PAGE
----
View From a Height
Commentary from the Mile High City
Thursday, January 01, 2004

Separation of Powers

It hasn't started out as such a good year for Chief Justice Rhenquist. He's miffed about a new law that reduces federal judges' discretion in sentencing, and requires reports to Congress about judges who do depart from guidelines. He suggests that Congress should have consulted the judiciary before acting. Given this year's judicial Parade of Travesties, from the 9th Circus to the Supreme Court to the 2nd Circuit just a couple of weeks ago, I don't think he has much to complain about.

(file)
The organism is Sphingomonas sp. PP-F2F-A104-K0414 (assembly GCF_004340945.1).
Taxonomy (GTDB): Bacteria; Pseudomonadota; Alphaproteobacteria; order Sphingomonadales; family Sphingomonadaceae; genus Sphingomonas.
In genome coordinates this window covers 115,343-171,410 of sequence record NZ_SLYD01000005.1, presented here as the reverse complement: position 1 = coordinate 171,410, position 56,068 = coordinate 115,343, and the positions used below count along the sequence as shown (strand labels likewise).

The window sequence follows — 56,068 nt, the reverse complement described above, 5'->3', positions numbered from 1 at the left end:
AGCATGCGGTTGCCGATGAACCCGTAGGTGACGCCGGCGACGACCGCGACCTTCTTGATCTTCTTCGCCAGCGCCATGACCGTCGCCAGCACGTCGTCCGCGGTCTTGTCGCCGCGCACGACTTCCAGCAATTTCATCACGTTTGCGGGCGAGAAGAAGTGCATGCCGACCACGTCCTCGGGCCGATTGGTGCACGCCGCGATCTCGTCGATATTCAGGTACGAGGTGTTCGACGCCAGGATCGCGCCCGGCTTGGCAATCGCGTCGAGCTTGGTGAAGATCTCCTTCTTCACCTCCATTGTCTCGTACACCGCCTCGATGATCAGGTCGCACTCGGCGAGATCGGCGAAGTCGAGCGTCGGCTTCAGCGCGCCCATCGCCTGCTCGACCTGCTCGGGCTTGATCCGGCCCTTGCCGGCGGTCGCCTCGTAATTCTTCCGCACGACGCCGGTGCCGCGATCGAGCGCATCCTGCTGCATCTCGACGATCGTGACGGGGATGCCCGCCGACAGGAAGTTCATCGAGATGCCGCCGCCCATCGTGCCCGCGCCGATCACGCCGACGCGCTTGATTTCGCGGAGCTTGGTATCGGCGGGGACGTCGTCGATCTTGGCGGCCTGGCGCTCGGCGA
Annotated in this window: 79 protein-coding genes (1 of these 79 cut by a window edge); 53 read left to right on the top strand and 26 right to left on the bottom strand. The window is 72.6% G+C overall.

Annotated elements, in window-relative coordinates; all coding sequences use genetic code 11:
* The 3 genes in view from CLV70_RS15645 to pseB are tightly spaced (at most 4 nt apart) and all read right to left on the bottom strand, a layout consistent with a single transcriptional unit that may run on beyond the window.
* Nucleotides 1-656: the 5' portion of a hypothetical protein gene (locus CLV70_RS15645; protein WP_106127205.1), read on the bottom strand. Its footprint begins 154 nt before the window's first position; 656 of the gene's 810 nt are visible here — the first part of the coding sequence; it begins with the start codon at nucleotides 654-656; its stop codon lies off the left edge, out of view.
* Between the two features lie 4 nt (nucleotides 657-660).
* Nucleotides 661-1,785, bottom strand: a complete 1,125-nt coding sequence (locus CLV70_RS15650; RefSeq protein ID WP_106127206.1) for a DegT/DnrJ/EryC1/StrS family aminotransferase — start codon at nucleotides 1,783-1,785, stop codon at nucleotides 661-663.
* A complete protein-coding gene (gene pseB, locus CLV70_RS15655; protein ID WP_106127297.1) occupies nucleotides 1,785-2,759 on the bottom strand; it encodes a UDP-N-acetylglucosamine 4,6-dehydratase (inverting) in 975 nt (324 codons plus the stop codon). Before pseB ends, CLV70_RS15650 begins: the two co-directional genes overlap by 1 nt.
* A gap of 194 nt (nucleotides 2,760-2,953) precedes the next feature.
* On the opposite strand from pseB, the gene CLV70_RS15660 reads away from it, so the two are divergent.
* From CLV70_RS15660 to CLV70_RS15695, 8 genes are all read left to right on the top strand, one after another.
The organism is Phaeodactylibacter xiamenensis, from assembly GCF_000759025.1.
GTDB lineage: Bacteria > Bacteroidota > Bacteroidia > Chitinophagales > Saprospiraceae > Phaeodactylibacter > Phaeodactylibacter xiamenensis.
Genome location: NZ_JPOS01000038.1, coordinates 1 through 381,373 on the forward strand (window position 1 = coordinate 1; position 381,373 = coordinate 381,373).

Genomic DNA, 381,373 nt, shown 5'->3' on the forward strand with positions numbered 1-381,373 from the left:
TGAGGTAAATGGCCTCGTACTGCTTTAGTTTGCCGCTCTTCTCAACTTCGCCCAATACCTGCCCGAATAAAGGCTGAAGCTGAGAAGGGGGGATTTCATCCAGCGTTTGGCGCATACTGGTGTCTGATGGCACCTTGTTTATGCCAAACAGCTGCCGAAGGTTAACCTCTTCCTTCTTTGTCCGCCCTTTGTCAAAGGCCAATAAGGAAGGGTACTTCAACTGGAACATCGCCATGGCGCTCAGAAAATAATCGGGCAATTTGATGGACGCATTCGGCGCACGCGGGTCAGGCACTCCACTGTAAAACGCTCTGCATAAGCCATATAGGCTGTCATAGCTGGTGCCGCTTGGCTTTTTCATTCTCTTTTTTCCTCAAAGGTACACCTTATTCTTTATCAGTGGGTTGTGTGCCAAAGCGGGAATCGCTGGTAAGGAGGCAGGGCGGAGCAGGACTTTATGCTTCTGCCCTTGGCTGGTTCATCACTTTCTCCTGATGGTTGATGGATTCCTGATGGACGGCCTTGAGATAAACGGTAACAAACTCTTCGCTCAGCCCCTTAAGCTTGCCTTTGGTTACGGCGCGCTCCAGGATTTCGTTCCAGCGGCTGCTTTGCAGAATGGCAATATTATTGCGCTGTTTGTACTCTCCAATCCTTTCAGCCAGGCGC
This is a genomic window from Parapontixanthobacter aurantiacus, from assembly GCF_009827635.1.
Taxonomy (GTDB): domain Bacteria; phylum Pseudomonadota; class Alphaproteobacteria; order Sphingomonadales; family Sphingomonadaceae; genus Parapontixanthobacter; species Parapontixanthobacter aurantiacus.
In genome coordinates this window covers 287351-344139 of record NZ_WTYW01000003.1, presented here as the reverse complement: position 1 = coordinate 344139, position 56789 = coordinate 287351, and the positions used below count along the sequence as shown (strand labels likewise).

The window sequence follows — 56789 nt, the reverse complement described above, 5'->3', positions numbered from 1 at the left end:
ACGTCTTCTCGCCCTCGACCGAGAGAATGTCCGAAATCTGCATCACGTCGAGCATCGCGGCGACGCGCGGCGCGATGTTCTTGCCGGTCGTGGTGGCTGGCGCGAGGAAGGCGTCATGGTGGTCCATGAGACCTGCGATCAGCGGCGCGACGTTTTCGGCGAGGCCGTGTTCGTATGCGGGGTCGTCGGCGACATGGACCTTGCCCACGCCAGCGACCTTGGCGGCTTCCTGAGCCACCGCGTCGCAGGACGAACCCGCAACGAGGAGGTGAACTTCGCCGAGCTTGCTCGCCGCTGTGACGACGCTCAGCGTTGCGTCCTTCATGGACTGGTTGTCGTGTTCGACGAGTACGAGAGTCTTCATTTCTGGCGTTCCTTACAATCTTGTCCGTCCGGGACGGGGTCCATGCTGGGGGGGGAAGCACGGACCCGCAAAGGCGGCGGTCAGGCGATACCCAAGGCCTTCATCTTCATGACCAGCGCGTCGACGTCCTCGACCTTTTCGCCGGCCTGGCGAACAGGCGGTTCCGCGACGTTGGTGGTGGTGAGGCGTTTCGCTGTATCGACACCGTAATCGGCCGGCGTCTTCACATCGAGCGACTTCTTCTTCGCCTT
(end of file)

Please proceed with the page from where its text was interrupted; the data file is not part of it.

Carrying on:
Separation of powers only works when each branch stands up for its own prerogatives. That's what Rhenquist is doing here, and there's not even a hint that he'd brook any violation of the law by a federal judge, only that he's displeased with it. But the judiciary has invited this sort of thing with it attempt to run the country from the bench. No doubt, it's only a matter of time before some federal judge declares that portion of the law invalid. Rhenquist's complaint is practically an invitation to do so. The executive and legislative branches have been much less vigorous in their own defenses.

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